Further research of the years that followed began to shed light onto Zhang’s statement, and how she felt that the sound was just in her words, “not right”. Her provocative statement also prompted me to ask myself: What about my culture and heritage? Did I learn more about my own culture and heritage from playing the pipa and joining the CO? What did it mean to be a Singaporean Chinese playing in a foreign, politically motivated orchestra? Interestingly, as a pipa student who was unaware of these background circumstances, I remembered that it was a transcription of New-Age musician Kitaro’s Matsuri for Chinese orchestra that was the most popular repertoire among all our pieces—for both the musicians and audiences alike. In retrospect, it seemed like a joke that could only happen in Singapore, because people were not aware that we were such a mishmash: a Chinese politically motivated art form modeled after the West, playing a piece written by a Japanese composer, and featuring Singaporean students who did not identify with Chinese or Japanese cultures but with Western popular culture instead.
This then leads me to wonder about the relevance of Chinese folk songs or even the Nanyang style, which began as a regional visual arts movement in the 1950s. Firstly, the use of performance practices by traditional Chinese music is not relevant to me as a Singaporean Chinese musician; while it informs my playing and my practice as a pipa player, it does not contribute to my identity as a Singaporean musician. Although my great grandparents were part of the Chinese diaspora and might have identified more closely with Chinese traditional culture and hence the various Chinese musical styles, I identity as a Singaporean who was influenced by the music that I have heard as a young person—namely pop music, but never folk music. As such, I have come to the equilibrium where I refer to the pipa as an instrument, like an electric guitar, which does not belong exclusively to any particular culture, but to the world. While the techniques have been developed by Chinese culture, I look for new ways of playing and interpreting the instrument, without the baggage of “Chinese-ness”. If an American rock band Incubus can use a retuned pipa and play it like a guitar in their piece ‘Aqueous Transmission’, so can I in a similar fashion.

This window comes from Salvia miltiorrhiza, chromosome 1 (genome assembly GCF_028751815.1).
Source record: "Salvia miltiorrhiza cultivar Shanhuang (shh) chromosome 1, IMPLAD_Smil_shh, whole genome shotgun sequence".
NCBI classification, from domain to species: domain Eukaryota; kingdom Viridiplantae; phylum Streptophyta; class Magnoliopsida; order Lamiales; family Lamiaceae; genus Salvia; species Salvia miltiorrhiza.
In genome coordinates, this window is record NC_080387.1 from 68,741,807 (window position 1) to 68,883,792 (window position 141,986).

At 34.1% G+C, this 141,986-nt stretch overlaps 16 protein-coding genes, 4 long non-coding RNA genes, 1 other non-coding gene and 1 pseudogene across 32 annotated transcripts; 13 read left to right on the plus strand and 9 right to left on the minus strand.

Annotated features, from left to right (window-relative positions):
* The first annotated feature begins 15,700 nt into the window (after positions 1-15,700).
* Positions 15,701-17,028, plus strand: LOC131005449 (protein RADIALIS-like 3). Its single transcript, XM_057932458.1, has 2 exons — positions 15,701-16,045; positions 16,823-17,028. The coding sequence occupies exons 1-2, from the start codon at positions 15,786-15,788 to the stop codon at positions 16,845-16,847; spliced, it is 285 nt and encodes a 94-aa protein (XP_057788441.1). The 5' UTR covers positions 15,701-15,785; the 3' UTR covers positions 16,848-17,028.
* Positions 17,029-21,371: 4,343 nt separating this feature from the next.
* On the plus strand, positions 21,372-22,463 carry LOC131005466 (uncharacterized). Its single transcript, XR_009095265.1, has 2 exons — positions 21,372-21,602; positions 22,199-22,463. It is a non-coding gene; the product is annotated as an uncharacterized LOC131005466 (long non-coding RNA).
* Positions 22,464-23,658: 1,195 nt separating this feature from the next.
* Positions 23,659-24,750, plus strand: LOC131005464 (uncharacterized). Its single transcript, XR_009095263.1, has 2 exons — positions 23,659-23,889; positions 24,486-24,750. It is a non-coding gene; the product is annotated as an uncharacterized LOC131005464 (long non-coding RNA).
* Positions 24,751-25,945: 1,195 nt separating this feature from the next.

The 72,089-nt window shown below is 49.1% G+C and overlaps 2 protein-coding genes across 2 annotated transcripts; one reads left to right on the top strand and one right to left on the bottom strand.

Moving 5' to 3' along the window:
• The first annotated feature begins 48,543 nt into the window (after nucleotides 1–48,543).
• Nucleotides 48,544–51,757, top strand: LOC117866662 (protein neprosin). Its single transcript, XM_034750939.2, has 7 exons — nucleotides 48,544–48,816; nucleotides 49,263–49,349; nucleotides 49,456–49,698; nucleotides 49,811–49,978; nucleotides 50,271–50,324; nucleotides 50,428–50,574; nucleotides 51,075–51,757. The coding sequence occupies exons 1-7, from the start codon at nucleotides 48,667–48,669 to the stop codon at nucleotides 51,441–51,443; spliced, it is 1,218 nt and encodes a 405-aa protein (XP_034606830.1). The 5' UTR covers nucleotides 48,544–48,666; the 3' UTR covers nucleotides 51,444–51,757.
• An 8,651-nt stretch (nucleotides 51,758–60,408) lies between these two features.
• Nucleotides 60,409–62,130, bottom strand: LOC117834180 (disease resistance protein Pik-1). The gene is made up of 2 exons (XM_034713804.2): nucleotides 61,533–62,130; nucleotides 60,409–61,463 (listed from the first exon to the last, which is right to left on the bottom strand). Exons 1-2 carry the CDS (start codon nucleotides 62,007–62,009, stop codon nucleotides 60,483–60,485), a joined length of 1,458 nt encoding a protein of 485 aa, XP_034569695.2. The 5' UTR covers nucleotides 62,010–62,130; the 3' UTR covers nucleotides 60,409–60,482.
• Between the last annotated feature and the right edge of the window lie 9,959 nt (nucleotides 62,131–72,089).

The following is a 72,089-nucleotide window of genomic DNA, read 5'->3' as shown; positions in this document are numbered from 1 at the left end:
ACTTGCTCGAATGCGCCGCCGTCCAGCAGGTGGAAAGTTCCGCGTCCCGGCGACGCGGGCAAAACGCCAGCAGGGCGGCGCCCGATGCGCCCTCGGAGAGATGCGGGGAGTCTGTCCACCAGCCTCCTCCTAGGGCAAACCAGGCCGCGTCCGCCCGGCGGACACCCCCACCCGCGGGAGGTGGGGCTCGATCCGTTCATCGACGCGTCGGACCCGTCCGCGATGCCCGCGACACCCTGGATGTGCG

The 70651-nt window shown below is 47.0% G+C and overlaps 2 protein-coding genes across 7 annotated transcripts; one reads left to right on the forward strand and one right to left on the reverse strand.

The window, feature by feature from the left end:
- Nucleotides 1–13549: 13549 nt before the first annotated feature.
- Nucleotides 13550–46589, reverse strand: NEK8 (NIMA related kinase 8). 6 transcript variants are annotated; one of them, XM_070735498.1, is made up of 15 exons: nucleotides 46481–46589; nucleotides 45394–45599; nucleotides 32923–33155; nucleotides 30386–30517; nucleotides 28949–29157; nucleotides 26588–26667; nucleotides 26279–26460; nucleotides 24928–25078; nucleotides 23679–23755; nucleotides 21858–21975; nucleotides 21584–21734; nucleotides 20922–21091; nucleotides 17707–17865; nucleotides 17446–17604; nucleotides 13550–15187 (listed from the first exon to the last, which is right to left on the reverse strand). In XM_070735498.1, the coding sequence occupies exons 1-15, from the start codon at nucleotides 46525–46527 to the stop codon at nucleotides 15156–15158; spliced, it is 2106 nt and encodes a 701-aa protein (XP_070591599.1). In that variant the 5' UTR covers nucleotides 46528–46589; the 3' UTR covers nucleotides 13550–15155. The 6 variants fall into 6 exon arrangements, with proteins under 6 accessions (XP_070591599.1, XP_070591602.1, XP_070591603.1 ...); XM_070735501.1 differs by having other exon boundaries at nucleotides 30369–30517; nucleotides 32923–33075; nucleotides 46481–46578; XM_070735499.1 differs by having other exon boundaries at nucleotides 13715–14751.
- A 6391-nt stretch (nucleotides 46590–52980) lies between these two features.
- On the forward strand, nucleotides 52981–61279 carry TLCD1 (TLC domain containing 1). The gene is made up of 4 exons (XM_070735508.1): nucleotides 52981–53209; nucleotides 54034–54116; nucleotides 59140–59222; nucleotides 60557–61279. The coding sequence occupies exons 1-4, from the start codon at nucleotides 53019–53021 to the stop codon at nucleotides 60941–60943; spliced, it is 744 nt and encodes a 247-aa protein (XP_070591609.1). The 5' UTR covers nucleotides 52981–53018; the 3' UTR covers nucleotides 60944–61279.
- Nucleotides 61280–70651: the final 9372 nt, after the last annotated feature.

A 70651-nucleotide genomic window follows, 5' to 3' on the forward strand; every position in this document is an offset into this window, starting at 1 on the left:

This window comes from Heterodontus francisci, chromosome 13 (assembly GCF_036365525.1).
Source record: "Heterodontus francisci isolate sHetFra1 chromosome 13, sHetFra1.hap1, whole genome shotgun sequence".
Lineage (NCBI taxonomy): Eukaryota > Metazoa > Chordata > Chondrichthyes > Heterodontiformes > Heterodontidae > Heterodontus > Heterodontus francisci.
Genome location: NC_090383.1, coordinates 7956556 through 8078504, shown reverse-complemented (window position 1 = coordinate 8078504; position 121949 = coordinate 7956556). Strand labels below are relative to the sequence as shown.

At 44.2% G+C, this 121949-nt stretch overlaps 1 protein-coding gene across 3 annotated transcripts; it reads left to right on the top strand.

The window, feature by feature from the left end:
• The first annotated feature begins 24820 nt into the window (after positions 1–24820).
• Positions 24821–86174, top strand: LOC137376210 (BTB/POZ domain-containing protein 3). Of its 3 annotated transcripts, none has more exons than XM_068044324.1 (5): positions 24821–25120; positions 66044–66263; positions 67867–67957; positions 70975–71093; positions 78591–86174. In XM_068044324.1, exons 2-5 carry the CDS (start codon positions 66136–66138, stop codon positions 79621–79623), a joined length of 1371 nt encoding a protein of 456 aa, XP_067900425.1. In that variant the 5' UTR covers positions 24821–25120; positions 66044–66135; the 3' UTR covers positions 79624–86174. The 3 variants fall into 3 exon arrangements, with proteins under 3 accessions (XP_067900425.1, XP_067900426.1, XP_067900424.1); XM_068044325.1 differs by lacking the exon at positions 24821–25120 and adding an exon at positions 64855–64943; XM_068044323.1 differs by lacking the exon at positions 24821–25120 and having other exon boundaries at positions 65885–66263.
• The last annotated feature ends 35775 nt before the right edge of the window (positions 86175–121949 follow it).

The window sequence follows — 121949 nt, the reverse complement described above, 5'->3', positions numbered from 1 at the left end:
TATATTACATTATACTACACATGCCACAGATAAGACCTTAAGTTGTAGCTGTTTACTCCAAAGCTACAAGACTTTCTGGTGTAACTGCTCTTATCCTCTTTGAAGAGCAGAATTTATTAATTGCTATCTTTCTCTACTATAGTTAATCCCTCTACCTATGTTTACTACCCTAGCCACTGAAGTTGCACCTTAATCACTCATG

– Samuel Wong, 2014
New Chinese Music Ensembles in Singapore
Moving away from a typical CO model that is often large and expensive to maintain, there has been a gradual emergence of smaller and likeminded groups, such as The TENG Ensemble, SA Trio, The Pipa Quartet, Resonance Sheng Ensemble and Stringanza, to name a few. The aforementioned groups were also featured on a two-page spread in The Straits Times Life! in early 2014, and were described to be contemporising traditional Chinese music.